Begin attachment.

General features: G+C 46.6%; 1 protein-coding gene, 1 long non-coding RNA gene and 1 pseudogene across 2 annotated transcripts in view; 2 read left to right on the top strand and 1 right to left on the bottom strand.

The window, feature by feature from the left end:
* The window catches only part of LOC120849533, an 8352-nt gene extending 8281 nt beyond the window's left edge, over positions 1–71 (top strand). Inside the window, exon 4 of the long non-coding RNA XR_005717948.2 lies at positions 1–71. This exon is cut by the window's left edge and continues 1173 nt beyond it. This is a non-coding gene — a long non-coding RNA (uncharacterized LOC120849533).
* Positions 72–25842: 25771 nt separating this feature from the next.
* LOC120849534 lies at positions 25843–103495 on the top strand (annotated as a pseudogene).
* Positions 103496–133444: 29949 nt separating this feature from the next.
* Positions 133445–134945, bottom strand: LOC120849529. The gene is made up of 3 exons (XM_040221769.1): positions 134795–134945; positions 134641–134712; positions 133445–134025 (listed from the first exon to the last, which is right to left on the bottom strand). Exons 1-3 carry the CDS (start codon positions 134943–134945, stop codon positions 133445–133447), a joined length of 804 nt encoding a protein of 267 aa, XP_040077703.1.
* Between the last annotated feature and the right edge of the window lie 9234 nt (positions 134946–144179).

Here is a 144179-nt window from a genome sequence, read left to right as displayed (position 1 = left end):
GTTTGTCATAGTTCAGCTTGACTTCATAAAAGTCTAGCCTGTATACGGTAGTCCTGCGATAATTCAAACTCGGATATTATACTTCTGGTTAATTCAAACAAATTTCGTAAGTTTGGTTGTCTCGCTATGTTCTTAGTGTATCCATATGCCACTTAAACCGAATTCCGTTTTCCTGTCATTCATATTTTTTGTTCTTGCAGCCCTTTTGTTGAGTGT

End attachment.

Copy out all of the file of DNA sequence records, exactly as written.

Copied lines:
General features: G+C 46.6%; 1 protein-coding gene, 1 long non-coding RNA gene and 1 pseudogene across 2 annotated transcripts in view; 2 read left to right on the top strand and 1 right to left on the bottom strand.

The window, feature by feature from the left end:
* The window catches only part of LOC120849533, an 8352-nt gene extending 8281 nt beyond the window's left edge, over positions 1–71 (top strand). Inside the window, exon 4 of the long non-coding RNA XR_005717948.2 lies at positions 1–71. This exon is cut by the window's left edge and continues 1173 nt beyond it. This is a non-coding gene — a long non-coding RNA (uncharacterized LOC120849533).
* Positions 72–25842: 25771 nt separating this feature from the next.
* LOC120849534 lies at positions 25843–103495 on the top strand (annotated as a pseudogene).
* Positions 103496–133444: 29949 nt separating this feature from the next.
* Positions 133445–134945, bottom strand: LOC120849529. The gene is made up of 3 exons (XM_040221769.1): positions 134795–134945; positions 134641–134712; positions 133445–134025 (listed from the first exon to the last, which is right to left on the bottom strand). Exons 1-3 carry the CDS (start codon positions 134943–134945, stop codon positions 133445–133447), a joined length of 804 nt encoding a protein of 267 aa, XP_040077703.1.
* Between the last annotated feature and the right edge of the window lie 9234 nt (positions 134946–144179).

Here is a 144179-nt window from a genome sequence, read left to right as displayed (position 1 = left end):
GTTTGTCATAGTTCAGCTTGACTTCATAAAAGTCTAGCCTGTATACGGTAGTCCTGCGATAATTCAAACTCGGATATTATACTTCTGGTTAATTCAAACAAATTTCGTAAGTTTGGTTGTCTCGCTATGTTCTTAGTGTATCCATATGCCACTTAAACCGAATTCCGTTTTCCTGTCATTCATATTTTTTGTTCTTGCAGCCCTTTTGTTGAGTGT